What Is the Legacy of the Habsburg Jaw?

A short history of a very long mandible

Charles II
Juan Carreño de Mirandas portrait of King Charles II of Spain.
Kunsthistorisches Museum Wien
By Tobias Carroll / December 10, 2019 11:28 am

A new report at Smithsonian takes a look back at one of the most distinctive features of a royal family that once ruled much of Europe over the course of several centuries. The family in question is the Habsburgs. Besides their long stints in the thrones of numerous countries, they’re also known for the distinctive Habsburg jaw.

Was this feature a physical sign of the divine right of kings? Sadly, not. The Smithsonian article, by Lila Thulin, offers up a very different explanation: specifically, inbreeding. Turns out marrying cousins over and over can cause some unfortunate genetic conditions to come to the forefront. 

Thulin describes the Habsburg monarchs’ facial features as particularly distinctive: “sharply jutting jaws, bulbous lower lips and long noses.” Once you know what to look for, it’s a distinctive look that one can see countless times when looking at portraits of royalty from bygone centuries.

It’s also something that’s made its way into the world of comedy: viewers of 30 Rock may recall Paul Reubens’s role as Prince Gerhardt, which took the concept of inbred royalty to absurd ends.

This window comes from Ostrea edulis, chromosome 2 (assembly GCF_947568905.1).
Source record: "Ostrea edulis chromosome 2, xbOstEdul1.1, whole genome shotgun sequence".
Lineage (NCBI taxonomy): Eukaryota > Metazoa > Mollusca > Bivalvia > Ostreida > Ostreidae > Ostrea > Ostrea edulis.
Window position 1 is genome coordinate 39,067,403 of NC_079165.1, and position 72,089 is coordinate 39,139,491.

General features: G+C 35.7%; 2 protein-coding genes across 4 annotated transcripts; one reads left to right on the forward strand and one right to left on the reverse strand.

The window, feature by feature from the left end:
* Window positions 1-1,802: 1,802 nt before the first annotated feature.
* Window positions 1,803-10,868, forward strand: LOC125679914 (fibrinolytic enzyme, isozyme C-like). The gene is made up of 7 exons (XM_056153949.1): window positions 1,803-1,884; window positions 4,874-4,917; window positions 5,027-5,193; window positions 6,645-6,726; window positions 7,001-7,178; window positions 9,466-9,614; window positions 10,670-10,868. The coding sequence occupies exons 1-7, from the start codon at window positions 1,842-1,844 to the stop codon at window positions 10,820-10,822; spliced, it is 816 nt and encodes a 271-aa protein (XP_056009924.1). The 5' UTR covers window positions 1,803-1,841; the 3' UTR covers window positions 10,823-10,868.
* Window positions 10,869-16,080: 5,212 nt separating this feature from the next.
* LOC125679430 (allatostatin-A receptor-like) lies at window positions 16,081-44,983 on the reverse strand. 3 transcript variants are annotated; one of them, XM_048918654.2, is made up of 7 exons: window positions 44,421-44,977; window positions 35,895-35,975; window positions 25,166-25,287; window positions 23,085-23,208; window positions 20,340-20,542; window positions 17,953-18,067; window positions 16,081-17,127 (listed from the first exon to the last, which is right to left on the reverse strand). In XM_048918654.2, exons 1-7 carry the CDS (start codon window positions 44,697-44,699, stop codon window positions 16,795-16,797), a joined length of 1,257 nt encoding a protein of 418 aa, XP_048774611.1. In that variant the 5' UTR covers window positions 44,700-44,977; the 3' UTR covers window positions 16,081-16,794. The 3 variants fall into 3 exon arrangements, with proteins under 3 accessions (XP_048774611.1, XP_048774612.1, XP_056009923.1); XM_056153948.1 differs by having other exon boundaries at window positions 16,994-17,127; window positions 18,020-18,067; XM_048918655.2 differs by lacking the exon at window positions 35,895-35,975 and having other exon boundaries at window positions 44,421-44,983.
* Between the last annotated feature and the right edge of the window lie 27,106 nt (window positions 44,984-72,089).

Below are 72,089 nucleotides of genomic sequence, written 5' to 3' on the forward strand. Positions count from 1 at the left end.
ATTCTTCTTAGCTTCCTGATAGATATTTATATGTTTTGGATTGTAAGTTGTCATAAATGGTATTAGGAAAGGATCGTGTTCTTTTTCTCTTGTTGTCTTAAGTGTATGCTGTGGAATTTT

“Recessive genes only manifest as a noticeable phenotype when both of an individual’s two copies of a gene are the same,” Thulin writes, “so the duplicate genes passed down through inbreeding make a recessive trait statistically more likely to surface.”

The Habsburgs are not the only royal family to have inspired the name of a facial feature. Some have argued that the aqualine or Roman nose as a concept originates with a description of onetime Roman ruler Mark Antony, for instance. But while the Roman nose is generally considered to be an attractive feature, the Habsburg jaw is … less so.

30 Rock supporting characters aside, references to the Habsburg jaw still pop up now and then in popular culture, including discussions of whether Jay Leno’s distinctive chin represents an example of this. Though given that Leno is fabulously wealthy, famous and has a penchant for collecting expensive cars, Leno has more in common with royal families than one might expect. 

While distinctive celebrity chins abound in the modern world, finding celebrities with chins that recall the Habsburgs are a little trickier. (Reese Witherspoon and Aaron Eckhart might qualify.) Is the greatest legacy of the Habsburgs an expression to describe a prominent chin? Ironies abound. 

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